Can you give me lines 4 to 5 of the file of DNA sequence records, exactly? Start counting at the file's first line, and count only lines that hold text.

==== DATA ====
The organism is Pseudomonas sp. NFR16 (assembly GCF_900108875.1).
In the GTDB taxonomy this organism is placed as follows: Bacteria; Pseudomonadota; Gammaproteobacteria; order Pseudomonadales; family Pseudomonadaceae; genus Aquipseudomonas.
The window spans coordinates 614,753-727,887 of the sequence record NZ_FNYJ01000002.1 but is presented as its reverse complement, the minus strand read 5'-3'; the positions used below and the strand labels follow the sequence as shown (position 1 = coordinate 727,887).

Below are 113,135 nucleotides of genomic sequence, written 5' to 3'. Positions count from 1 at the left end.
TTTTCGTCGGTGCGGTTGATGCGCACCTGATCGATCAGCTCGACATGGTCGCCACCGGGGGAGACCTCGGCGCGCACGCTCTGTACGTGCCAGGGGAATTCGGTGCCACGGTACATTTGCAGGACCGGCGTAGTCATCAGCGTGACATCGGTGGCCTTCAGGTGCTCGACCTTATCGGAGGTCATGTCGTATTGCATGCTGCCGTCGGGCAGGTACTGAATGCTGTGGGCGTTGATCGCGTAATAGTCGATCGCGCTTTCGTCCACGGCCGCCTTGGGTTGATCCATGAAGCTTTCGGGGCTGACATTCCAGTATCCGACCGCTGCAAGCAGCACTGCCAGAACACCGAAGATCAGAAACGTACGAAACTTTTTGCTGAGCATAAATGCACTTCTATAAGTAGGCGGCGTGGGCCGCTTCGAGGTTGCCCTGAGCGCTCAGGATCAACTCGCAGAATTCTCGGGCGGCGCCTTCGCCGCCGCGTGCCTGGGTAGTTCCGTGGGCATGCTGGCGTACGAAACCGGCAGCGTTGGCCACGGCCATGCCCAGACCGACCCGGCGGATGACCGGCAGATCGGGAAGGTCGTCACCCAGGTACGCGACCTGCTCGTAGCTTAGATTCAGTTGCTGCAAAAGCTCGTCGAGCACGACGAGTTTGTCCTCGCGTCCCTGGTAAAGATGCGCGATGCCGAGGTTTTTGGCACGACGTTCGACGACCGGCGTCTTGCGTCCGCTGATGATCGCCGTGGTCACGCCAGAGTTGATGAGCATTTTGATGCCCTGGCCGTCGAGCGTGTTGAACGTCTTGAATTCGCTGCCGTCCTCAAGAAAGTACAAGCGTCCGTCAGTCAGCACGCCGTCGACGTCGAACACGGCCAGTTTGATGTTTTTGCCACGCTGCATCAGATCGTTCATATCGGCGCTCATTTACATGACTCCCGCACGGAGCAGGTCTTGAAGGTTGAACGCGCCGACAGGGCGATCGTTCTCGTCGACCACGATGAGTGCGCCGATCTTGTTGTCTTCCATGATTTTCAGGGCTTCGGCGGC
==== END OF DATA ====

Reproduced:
Below are 113,135 nucleotides of genomic sequence, written 5' to 3'. Positions count from 1 at the left end.
TTTTCGTCGGTGCGGTTGATGCGCACCTGATCGATCAGCTCGACATGGTCGCCACCGGGGGAGACCTCGGCGCGCACGCTCTGTACGTGCCAGGGGAATTCGGTGCCACGGTACATTTGCAGGACCGGCGTAGTCATCAGCGTGACATCGGTGGCCTTCAGGTGCTCGACCTTATCGGAGGTCATGTCGTATTGCATGCTGCCGTCGGGCAGGTACTGAATGCTGTGGGCGTTGATCGCGTAATAGTCGATCGCGCTTTCGTCCACGGCCGCCTTGGGTTGATCCATGAAGCTTTCGGGGCTGACATTCCAGTATCCGACCGCTGCAAGCAGCACTGCCAGAACACCGAAGATCAGAAACGTACGAAACTTTTTGCTGAGCATAAATGCACTTCTATAAGTAGGCGGCGTGGGCCGCTTCGAGGTTGCCCTGAGCGCTCAGGATCAACTCGCAGAATTCTCGGGCGGCGCCTTCGCCGCCGCGTGCCTGGGTAGTTCCGTGGGCATGCTGGCGTACGAAACCGGCAGCGTTGGCCACGGCCATGCCCAGACCGACCCGGCGGATGACCGGCAGATCGGGAAGGTCGTCACCCAGGTACGCGACCTGCTCGTAGCTTAGATTCAGTTGCTGCAAAAGCTCGTCGAGCACGACGAGTTTGTCCTCGCGTCCCTGGTAAAGATGCGCGATGCCGAGGTTTTTGGCACGACGTTCGACGACCGGCGTCTTGCGTCCGCTGATGATCGCCGTGGTCACGCCAGAGTTGATGAGCATTTTGATGCCCTGGCCGTCGAGCGTGTTGAACGTCTTGAATTCGCTGCCGTCCTCAAGAAAGTACAAGCGTCCGTCAGTCAGCACGCCGTCGACGTCGAACACGGCCAGTTTGATGTTTTTGCCACGCTGCATCAGATCGTTCATATCGGCGCTCATTTACATGACTCCCGCACGGAGCAGGTCTTGAAGGTTGAACGCGCCGACAGGGCGATCGTTCTCGTCGACCACGATGAGTGCGCCGATCTTGTTGTCTTCCATGATTTTCAGGGCTTCGGCGGC